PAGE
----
“Every American family chooses where their child will attend school, whether they know it or not. Some, however, have more choice than others. Affluent families can choose to move to a neighborhood tied to a good school or pay private school tuition. But less affluent families’ choices are too often limited to the schools in the high-poverty neighborhoods where they can afford to live. School choice policies aim to break the link between where children live and where they go to school. They seek to interrupt the cycle of poverty by providing low-income children with access to high-quality educational options that will boost their chances of long-term success. Choice programs come in several flavors, including charter schools, which are publicly funded but independently operated; private school vouchers, which cover all or part of private school tuition; and open enrollment plans (sometimes called public school vouchers) that allow parents to send their child to any public school in the district. When done right, school choice programs can be powerful tools in the fight against poverty.”(more)
The New York Times – Nicholas Kristof
“First, a quiz: What’s the most common “vegetable” eaten by American toddlers? Answer: The French fry. The same study that unearthed that nutritional tragedy also found that on any given day, almost half of American toddlers drink soda or similar drinks, possibly putting the children on a trajectory toward obesity or diabetes. But for many kids, the problems start even earlier…If we want to get more kids in universities, we should invest in preschools. Actually, preschool may be a bit late. Brain research in the last dozen years underscores that the time of life that may shape adult outcomes the most is pregnancy through age 2 or 3…A wave of recent research in neuroscience explains why early childhood is so critical: That’s when the brain is developing most quickly.”(more)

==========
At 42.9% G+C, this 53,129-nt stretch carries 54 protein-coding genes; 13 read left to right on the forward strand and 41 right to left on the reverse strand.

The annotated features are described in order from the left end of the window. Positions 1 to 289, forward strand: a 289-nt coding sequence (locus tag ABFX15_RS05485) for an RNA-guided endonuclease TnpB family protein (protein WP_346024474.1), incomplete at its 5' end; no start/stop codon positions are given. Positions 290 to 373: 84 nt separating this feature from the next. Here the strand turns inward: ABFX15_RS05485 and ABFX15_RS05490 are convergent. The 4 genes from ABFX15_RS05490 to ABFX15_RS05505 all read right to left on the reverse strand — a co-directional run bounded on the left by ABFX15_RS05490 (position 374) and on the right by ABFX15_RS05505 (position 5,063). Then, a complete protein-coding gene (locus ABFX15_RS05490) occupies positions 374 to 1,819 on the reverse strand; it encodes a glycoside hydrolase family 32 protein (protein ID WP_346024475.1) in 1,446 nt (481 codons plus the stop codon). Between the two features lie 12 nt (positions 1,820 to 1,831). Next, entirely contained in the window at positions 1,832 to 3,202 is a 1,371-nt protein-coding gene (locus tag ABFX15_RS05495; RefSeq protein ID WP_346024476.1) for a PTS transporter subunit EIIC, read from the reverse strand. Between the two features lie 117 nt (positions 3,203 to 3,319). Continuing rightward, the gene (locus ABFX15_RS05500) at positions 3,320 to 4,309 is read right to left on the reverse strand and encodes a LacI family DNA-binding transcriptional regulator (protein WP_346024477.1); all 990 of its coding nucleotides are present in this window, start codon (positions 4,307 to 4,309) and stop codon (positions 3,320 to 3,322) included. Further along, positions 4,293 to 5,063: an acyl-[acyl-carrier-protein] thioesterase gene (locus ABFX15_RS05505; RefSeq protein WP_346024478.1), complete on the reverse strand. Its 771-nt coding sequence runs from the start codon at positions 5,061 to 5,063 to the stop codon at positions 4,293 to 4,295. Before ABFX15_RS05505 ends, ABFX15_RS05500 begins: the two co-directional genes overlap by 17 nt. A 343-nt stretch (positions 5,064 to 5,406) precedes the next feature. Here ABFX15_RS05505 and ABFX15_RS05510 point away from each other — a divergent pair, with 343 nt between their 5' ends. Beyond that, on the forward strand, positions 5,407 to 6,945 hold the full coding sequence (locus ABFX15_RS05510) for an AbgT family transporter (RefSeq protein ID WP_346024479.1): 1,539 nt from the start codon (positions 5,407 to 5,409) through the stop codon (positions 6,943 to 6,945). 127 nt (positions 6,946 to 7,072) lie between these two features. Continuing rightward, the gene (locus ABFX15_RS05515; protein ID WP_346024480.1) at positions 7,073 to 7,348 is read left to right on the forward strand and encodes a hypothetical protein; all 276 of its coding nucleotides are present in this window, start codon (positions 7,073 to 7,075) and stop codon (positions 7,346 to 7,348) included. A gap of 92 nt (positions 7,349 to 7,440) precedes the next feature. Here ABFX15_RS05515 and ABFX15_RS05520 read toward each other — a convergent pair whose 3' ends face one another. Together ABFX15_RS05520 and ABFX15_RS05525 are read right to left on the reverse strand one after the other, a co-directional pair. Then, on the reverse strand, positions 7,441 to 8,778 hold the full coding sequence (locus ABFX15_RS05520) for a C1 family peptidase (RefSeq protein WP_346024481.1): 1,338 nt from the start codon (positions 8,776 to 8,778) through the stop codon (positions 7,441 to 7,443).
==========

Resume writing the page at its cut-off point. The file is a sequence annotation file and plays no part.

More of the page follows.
The Huffington Post – Marian Wright Edelman
“Pediatricians aren’t usually day-to-day policy makers but policy decisions affect the work they do every day as frontline caregivers for our nation’s children. That’s why I was extremely pleased the official journal of the Academic Pediatric Association (APA) recently devoted an entire supplement to a pressing policy crisis affecting pediatricians, public health workers, teachers and all of us and the nation’s future: child poverty in America. As Academic Pediatrics put it: “Childhood poverty creates long-lasting, often permanent, physiologic changes through constant exposure to threats such as malnutrition, acute and chronic disease, toxic stress, social deprivation, and lack of opportunity.” The editors add: “Children remain the poorest members of our society even in good times, with rates that are unacceptably high for a developed nation. This situation is not an inevitable fact of life. The United States is a nation that knows how to use policies and programs to raise its citizens out of poverty.” I agree! The Children’s Defense Fund 2015 report, Ending Child Poverty Now, shows policy solutions to ending child poverty in our nation already exist and can be implemented without delay if politics and greed can be overcome by a commitment to help children. By expanding investments in nine existing policies and programs that work we could shrink overall child poverty 60 percent, Black child poverty 72 percent, and improve the economic circumstances for 97 percent of poor children.”(more)